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Int. J. Environ. Res. Public Health 2010, 7(5), 1889-1900; doi:10.3390/ijerph7051889
Article

Assessment of Benzo(a)pyrene-equivalent Carcinogenicity and Mutagenicity of Residential Indoor versus Outdoor Polycyclic Aromatic Hydrocarbons Exposing Young Children in New York City

1
, 2
, 2
, 3
, 3
, 4
, 3
 and 1,3,*
1 Division of Pulmonary, Allergy and Critical Care of Medicine, College of Physicians and Surgeons, Columbia University, PH8E, 630 W. 168 St. New York, NY 10032, USA 2 Lamont-Doherty Earth Observatory, Columbia University, 61 Rt, 9W Palisades, NY 10964, USA 3 Mailman School of Public Health, Department of Environmental Health Sciences, Columbia University, 60 Haven Ave., B-1 New York, NY 10032, USA 4 Southwest Research Institute, 6220 Culebra Road, San Antonio, TX 78228, USA
* Author to whom correspondence should be addressed.
Received: 9 March 2010 / Revised: 14 April 2010 / Accepted: 23 April 2010 / Published: 27 April 2010
(This article belongs to the Special Issue Indoor Air Pollution and Human Health)
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Abstract

The application of benzo(a)pyrene (BaP)-toxic equivalent factor to polycyclic aromatic hydrocarbons (PAH) concentrations can provide a more accurate risk assessment from environmental exposure to PAH. We hypothesized that BaP-equivalent toxicity determined following residential air monitoring among young urban children may vary by season. Residential indoor and outdoor air levels of PAH measured over two-weeks in a cohort of 5–6 year old children (n = 260) in New York City were normalized to the cancer and mutagen potency equivalent factor of BaP (BaP = 1). Data are presented as carcinogenic equivalents (BaP-TEQ) and mutagenic equivalents (BaP-MEQ) for the sum of 8 PAH (∑8PAH; MW ³ 228) and individual PAH and compared across heating versus nonheating seasons. Results show that heating compared to nonheating season was associated significantly with higher (BaP-TEQ)∑8PAH and (BaP-MEQ)∑8PAH both indoors and outdoors (p < 0.001). Outdoor (BaP-TEQ)∑8PAH and (BaP-MEQ)∑8PAH were significantly higher than the corresponding indoor measures during the heating season (p < 0.01). These findings suggest that at levels encountered in New York City air, especially during the heating season, residential exposure to PAH may pose an increased risk of cancer and mutation.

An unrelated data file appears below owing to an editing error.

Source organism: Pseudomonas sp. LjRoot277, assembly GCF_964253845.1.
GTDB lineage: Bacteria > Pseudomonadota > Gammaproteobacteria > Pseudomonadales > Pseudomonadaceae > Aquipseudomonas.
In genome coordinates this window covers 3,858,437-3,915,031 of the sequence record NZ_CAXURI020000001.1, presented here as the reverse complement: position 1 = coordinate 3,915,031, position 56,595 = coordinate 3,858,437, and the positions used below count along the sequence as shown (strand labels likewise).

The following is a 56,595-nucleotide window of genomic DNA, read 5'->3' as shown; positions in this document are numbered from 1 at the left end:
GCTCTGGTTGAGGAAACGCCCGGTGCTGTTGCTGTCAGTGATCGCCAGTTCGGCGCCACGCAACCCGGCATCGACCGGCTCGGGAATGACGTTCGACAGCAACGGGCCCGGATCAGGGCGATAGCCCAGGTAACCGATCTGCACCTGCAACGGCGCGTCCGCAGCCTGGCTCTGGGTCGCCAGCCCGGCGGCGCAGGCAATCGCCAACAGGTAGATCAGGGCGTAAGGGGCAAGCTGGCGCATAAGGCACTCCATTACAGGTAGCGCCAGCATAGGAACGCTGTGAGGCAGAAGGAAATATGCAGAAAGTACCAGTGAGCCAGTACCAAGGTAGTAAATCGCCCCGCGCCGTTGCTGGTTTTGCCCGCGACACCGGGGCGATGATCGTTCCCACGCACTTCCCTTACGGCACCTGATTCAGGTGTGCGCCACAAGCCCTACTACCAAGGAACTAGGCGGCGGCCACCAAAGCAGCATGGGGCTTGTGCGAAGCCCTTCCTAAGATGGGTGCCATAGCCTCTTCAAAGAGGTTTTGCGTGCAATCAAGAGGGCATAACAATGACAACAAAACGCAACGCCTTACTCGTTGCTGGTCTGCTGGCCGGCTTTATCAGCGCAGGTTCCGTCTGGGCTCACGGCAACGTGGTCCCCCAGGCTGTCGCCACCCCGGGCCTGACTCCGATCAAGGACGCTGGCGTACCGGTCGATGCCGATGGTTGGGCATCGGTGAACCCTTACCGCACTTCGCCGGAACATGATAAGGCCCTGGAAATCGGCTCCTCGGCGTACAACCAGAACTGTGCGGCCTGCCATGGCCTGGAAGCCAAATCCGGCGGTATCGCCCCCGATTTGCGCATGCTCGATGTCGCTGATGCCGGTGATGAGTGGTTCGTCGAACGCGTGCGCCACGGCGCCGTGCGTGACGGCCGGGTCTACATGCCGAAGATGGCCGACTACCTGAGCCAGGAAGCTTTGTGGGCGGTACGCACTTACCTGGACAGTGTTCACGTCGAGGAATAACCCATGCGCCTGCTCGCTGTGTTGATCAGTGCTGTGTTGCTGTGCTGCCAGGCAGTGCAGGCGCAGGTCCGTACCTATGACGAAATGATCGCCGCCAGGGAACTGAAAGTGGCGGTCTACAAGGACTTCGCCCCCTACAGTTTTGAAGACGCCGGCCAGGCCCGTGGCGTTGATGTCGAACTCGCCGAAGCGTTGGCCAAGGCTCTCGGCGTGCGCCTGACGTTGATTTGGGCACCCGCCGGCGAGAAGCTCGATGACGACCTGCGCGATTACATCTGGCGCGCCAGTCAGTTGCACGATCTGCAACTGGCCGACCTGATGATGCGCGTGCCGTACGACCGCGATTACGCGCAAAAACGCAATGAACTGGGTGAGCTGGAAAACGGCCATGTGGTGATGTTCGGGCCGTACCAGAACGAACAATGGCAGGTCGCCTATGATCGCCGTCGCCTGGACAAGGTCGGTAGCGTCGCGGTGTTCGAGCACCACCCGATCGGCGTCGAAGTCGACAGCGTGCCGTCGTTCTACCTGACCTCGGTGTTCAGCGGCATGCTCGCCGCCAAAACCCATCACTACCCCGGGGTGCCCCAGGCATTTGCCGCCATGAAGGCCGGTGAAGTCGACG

Keywords: risk assessment; PAH; BaP-equivalents; TEF; MEF; heating season; indoor; outdoor; and children risk assessment; PAH; BaP-equivalents; TEF; MEF; heating season; indoor; outdoor; and children
This is an open access article distributed under the Creative Commons Attribution License which permits unrestricted use, distribution, and reproduction in any medium, provided the original work is properly cited.

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Jung, K.H.; Yan, B.; Chillrud, S.N.; Perera, F.P.; Whyatt, R.; Camann, D.; Kinney, P.L.; Miller, R.L. Assessment of Benzo(a)pyrene-equivalent Carcinogenicity and Mutagenicity of Residential Indoor versus Outdoor Polycyclic Aromatic Hydrocarbons Exposing Young Children in New York City. Int. J. Environ. Res. Public Health 2010, 7, 1889-1900.

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